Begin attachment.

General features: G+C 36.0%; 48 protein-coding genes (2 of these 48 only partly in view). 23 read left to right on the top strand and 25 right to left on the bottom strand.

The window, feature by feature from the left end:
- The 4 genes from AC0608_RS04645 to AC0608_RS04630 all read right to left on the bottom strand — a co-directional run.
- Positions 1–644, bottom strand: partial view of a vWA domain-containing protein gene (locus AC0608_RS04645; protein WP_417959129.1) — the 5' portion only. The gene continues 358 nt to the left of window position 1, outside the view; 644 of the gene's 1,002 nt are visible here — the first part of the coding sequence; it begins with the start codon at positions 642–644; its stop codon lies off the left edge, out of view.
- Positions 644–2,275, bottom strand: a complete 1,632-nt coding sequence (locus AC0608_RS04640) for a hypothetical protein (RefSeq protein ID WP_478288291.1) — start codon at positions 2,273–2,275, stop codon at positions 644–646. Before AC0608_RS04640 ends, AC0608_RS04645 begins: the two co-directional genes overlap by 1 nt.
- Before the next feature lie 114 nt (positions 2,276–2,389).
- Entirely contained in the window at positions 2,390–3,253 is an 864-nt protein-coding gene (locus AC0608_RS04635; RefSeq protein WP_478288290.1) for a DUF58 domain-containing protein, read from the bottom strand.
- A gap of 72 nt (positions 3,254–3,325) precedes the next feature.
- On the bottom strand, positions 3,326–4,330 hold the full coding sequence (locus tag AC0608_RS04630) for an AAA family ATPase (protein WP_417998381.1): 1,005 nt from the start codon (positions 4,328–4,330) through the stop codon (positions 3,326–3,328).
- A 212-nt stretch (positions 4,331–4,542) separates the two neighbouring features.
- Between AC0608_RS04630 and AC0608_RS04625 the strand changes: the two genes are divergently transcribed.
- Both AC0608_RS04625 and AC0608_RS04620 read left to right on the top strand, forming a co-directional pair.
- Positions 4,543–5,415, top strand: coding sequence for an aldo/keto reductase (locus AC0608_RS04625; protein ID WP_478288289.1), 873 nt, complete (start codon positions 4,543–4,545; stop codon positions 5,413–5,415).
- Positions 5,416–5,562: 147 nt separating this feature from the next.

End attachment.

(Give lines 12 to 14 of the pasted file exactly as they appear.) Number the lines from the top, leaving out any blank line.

- Both AC0608_RS04625 and AC0608_RS04620 read left to right on the top strand, forming a co-directional pair.
- Positions 4,543–5,415, top strand: coding sequence for an aldo/keto reductase (locus AC0608_RS04625; protein ID WP_478288289.1), 873 nt, complete (start codon positions 4,543–4,545; stop codon positions 5,413–5,415).
- Positions 5,416–5,562: 147 nt separating this feature from the next.